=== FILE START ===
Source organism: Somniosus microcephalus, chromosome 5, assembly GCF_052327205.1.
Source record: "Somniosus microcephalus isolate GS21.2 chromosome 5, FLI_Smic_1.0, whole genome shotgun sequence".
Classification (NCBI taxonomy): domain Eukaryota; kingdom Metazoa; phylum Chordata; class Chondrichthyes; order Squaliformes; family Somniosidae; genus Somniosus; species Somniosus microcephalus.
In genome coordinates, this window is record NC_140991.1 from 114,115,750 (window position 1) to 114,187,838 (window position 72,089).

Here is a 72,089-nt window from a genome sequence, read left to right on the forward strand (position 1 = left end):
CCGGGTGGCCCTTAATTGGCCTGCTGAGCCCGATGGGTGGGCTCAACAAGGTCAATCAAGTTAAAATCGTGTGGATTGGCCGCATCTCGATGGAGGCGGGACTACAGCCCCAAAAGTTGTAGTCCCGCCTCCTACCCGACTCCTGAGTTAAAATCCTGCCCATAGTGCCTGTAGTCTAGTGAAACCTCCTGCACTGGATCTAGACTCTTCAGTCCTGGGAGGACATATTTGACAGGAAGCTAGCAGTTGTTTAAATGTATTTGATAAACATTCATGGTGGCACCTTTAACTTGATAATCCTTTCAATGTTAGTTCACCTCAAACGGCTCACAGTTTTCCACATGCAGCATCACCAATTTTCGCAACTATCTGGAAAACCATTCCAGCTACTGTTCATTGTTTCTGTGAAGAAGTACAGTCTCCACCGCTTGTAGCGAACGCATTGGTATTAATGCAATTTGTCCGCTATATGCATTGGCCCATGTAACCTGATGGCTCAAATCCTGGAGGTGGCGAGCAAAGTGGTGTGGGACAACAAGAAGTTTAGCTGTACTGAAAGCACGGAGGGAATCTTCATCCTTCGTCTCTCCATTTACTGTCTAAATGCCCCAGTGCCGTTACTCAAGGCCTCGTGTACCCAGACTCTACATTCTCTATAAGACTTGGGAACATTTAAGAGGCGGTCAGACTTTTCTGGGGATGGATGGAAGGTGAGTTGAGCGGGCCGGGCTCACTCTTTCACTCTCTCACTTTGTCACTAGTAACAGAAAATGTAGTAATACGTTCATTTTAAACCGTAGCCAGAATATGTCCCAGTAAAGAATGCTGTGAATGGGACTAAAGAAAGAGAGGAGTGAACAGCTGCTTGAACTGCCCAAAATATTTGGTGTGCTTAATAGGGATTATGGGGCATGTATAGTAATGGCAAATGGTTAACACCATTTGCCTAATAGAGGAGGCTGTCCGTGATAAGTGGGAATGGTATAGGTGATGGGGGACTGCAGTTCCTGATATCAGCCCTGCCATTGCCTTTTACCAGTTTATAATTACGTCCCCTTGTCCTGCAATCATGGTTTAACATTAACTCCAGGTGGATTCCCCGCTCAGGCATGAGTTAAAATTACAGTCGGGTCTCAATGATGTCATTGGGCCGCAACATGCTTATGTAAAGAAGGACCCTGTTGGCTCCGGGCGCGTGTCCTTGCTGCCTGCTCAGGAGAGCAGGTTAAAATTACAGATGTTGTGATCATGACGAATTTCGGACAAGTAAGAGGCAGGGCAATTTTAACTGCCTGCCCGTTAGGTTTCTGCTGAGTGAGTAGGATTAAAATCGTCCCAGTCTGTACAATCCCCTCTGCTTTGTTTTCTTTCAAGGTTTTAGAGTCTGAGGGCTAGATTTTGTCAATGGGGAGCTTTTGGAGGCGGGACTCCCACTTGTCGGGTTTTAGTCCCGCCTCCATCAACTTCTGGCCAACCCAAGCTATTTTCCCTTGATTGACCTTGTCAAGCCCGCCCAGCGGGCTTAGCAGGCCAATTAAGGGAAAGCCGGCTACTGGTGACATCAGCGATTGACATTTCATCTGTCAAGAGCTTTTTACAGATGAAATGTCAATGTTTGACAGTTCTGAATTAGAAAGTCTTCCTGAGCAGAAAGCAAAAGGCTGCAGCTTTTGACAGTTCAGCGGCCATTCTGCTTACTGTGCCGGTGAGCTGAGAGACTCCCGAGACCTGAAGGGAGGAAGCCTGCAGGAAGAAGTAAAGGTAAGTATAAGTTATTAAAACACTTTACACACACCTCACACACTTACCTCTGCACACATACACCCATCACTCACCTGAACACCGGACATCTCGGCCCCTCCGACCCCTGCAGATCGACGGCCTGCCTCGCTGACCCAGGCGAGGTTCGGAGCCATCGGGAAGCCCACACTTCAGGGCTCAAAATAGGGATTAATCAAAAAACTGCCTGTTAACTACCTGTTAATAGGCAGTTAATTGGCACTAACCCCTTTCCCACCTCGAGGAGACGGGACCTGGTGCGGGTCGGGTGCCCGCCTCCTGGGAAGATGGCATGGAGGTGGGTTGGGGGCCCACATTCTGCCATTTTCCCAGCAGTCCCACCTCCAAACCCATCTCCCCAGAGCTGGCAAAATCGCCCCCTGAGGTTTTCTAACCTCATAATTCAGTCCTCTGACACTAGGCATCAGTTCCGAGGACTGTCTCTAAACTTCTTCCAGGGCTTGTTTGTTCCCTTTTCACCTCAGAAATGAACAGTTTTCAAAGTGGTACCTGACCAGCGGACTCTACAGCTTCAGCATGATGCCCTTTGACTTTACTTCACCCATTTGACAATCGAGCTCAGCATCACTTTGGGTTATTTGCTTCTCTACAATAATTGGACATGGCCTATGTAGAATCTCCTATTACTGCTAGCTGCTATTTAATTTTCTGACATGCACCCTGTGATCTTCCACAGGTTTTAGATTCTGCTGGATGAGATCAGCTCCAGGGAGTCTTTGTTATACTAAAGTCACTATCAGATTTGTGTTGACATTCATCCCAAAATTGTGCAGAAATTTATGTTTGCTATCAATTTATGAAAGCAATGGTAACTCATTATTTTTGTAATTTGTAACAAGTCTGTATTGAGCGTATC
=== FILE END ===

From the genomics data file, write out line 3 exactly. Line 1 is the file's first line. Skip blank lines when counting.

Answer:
Classification (NCBI taxonomy): domain Eukaryota; kingdom Metazoa; phylum Chordata; class Chondrichthyes; order Squaliformes; family Somniosidae; genus Somniosus; species Somniosus microcephalus.